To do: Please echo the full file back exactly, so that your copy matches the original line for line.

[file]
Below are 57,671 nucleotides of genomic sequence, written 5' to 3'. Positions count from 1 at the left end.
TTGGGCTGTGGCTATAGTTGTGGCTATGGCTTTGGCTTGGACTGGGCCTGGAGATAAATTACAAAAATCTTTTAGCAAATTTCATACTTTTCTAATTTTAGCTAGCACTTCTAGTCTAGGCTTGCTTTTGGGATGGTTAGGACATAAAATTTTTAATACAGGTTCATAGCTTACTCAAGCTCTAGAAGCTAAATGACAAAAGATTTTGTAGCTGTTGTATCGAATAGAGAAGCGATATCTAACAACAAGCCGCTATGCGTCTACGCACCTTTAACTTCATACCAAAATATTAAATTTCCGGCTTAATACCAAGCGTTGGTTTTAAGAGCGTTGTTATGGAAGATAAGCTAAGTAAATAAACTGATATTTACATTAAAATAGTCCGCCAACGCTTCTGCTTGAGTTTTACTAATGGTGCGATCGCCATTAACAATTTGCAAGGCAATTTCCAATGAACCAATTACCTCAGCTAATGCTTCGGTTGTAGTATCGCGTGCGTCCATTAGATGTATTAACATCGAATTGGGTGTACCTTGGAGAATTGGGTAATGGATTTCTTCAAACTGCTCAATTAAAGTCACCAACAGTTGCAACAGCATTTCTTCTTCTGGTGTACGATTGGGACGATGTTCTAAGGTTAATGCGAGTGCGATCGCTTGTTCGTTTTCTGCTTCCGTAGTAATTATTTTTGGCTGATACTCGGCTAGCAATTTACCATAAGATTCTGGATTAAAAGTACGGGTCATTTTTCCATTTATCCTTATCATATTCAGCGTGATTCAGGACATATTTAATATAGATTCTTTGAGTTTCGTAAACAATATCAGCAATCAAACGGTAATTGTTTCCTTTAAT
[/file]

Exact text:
Below are 57,671 nucleotides of genomic sequence, written 5' to 3'. Positions count from 1 at the left end.
TTGGGCTGTGGCTATAGTTGTGGCTATGGCTTTGGCTTGGACTGGGCCTGGAGATAAATTACAAAAATCTTTTAGCAAATTTCATACTTTTCTAATTTTAGCTAGCACTTCTAGTCTAGGCTTGCTTTTGGGATGGTTAGGACATAAAATTTTTAATACAGGTTCATAGCTTACTCAAGCTCTAGAAGCTAAATGACAAAAGATTTTGTAGCTGTTGTATCGAATAGAGAAGCGATATCTAACAACAAGCCGCTATGCGTCTACGCACCTTTAACTTCATACCAAAATATTAAATTTCCGGCTTAATACCAAGCGTTGGTTTTAAGAGCGTTGTTATGGAAGATAAGCTAAGTAAATAAACTGATATTTACATTAAAATAGTCCGCCAACGCTTCTGCTTGAGTTTTACTAATGGTGCGATCGCCATTAACAATTTGCAAGGCAATTTCCAATGAACCAATTACCTCAGCTAATGCTTCGGTTGTAGTATCGCGTGCGTCCATTAGATGTATTAACATCGAATTGGGTGTACCTTGGAGAATTGGGTAATGGATTTCTTCAAACTGCTCAATTAAAGTCACCAACAGTTGCAACAGCATTTCTTCTTCTGGTGTACGATTGGGACGATGTTCTAAGGTTAATGCGAGTGCGATCGCTTGTTCGTTTTCTGCTTCCGTAGTAATTATTTTTGGCTGATACTCGGCTAGCAATTTACCATAAGATTCTGGATTAAAAGTACGGGTCATTTTTCCATTTATCCTTATCATATTCAGCGTGATTCAGGACATATTTAATATAGATTCTTTGAGTTTCGTAAACAATATCAGCAATCAAACGGTAATTGTTTCCTTTAAT